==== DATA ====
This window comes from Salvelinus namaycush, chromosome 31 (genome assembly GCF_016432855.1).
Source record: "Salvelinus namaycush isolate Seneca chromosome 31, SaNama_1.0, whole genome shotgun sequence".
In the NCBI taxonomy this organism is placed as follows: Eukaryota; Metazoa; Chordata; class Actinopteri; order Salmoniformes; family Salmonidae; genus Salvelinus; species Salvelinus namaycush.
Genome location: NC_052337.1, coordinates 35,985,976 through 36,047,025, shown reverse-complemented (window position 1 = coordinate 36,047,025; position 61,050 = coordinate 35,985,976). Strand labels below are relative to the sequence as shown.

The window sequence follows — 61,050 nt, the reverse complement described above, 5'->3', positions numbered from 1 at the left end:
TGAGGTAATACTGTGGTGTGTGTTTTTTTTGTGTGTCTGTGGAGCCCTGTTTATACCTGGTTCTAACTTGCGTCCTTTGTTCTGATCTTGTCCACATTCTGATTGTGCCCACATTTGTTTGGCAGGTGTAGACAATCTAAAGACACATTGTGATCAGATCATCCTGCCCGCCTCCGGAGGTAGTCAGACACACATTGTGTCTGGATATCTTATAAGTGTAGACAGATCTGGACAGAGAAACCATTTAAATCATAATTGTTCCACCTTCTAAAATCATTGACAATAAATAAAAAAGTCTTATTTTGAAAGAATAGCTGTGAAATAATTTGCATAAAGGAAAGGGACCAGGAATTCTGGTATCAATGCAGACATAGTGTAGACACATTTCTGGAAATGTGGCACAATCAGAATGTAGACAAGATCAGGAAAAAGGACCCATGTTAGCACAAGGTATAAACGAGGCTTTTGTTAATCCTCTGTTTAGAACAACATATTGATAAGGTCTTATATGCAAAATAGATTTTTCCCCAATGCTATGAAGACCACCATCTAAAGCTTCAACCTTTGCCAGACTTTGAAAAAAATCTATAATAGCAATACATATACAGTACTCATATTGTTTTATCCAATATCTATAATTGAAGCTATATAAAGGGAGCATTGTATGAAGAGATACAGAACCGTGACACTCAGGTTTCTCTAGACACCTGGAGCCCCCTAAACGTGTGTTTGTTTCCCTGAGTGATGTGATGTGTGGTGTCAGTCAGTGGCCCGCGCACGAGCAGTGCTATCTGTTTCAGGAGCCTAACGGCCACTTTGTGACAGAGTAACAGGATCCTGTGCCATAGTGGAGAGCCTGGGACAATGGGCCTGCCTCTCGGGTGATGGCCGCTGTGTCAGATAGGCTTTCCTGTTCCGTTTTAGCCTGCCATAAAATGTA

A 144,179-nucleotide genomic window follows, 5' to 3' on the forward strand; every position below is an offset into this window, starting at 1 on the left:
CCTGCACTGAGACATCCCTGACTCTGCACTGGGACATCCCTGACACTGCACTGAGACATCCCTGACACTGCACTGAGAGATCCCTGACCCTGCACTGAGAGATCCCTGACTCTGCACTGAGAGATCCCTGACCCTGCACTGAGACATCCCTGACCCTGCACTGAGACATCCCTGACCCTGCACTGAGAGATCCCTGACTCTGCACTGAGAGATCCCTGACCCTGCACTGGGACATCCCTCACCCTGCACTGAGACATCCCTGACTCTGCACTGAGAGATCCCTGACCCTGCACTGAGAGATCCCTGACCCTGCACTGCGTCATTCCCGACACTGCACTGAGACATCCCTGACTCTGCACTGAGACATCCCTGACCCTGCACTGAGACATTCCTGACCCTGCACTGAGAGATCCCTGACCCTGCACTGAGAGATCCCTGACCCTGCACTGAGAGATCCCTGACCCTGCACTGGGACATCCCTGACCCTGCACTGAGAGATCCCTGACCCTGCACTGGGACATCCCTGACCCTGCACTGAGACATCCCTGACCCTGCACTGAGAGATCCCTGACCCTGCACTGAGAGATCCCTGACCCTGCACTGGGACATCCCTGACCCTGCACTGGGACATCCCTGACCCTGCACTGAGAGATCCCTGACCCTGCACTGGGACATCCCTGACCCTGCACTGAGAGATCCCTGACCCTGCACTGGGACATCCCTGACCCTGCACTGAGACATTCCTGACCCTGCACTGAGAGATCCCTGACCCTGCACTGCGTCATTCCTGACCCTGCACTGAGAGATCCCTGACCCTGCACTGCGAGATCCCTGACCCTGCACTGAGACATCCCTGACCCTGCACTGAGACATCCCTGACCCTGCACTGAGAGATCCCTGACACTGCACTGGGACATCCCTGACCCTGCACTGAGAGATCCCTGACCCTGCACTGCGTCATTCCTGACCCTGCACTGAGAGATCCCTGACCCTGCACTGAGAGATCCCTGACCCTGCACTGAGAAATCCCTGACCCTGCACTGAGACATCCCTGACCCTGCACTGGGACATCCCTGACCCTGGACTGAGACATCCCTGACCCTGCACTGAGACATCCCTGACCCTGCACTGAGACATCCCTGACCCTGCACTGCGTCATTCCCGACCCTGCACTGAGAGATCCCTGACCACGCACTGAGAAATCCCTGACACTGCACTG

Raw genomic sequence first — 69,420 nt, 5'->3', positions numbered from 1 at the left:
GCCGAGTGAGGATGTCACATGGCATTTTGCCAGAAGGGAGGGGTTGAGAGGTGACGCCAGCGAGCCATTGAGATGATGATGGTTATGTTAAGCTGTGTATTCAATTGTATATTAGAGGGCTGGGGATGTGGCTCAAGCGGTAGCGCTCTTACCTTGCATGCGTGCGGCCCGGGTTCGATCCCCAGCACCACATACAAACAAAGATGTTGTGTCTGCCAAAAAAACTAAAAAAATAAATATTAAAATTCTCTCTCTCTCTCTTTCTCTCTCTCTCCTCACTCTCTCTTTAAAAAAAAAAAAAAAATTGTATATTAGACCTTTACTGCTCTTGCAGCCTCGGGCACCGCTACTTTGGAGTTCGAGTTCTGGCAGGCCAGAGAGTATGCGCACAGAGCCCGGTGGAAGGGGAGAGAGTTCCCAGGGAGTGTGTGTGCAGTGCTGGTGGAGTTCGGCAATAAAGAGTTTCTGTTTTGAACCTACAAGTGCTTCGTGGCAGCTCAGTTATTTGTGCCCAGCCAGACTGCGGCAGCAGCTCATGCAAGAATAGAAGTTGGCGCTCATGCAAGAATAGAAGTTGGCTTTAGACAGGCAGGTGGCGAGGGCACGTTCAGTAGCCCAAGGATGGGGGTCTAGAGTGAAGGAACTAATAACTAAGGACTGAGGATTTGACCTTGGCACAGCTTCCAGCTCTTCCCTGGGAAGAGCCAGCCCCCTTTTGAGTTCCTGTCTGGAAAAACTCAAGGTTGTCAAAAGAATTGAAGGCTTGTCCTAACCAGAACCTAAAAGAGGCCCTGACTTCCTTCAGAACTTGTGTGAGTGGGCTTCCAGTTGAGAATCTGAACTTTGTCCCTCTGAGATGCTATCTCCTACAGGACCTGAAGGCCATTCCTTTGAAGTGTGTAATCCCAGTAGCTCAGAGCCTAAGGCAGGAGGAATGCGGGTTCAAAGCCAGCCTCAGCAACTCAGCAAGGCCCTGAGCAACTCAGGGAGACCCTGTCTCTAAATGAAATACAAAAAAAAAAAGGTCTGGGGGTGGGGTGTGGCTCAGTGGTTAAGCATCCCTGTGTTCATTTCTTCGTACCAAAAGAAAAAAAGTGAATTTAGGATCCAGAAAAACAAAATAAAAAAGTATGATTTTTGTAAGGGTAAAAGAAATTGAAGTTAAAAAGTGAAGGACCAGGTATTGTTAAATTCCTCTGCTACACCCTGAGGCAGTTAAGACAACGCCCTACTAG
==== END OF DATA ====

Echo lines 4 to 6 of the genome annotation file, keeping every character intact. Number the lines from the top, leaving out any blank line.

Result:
Genome location: NC_052337.1, coordinates 35,985,976 through 36,047,025, shown reverse-complemented (window position 1 = coordinate 36,047,025; position 61,050 = coordinate 35,985,976). Strand labels below are relative to the sequence as shown.

The window sequence follows — 61,050 nt, the reverse complement described above, 5'->3', positions numbered from 1 at the left end:
TGAGGTAATACTGTGGTGTGTGTTTTTTTTGTGTGTCTGTGGAGCCCTGTTTATACCTGGTTCTAACTTGCGTCCTTTGTTCTGATCTTGTCCACATTCTGATTGTGCCCACATTTGTTTGGCAGGTGTAGACAATCTAAAGACACATTGTGATCAGATCATCCTGCCCGCCTCCGGAGGTAGTCAGACACACATTGTGTCTGGATATCTTATAAGTGTAGACAGATCTGGACAGAGAAACCATTTAAATCATAATTGTTCCACCTTCTAAAATCATTGACAATAAATAAAAAAGTCTTATTTTGAAAGAATAGCTGTGAAATAATTTGCATAAAGGAAAGGGACCAGGAATTCTGGTATCAATGCAGACATAGTGTAGACACATTTCTGGAAATGTGGCACAATCAGAATGTAGACAAGATCAGGAAAAAGGACCCATGTTAGCACAAGGTATAAACGAGGCTTTTGTTAATCCTCTGTTTAGAACAACATATTGATAAGGTCTTATATGCAAAATAGATTTTTCCCCAATGCTATGAAGACCACCATCTAAAGCTTCAACCTTTGCCAGACTTTGAAAAAAATCTATAATAGCAATACATATACAGTACTCATATTGTTTTATCCAATATCTATAATTGAAGCTATATAAAGGGAGCATTGTATGAAGAGATACAGAACCGTGACACTCAGGTTTCTCTAGACACCTGGAGCCCCCTAAACGTGTGTTTGTTTCCCTGAGTGATGTGATGTGTGGTGTCAGTCAGTGGCCCGCGCACGAGCAGTGCTATCTGTTTCAGGAGCCTAACGGCCACTTTGTGACAGAGTAACAGGATCCTGTGCCATAGTGGAGAGCCTGGGACAATGGGCCTGCCTCTCGGGTGATGGCCGCTGTGTCAGATAGGCTTTCCTGTTCCGTTTTAGCCTGCCATAAAATGTA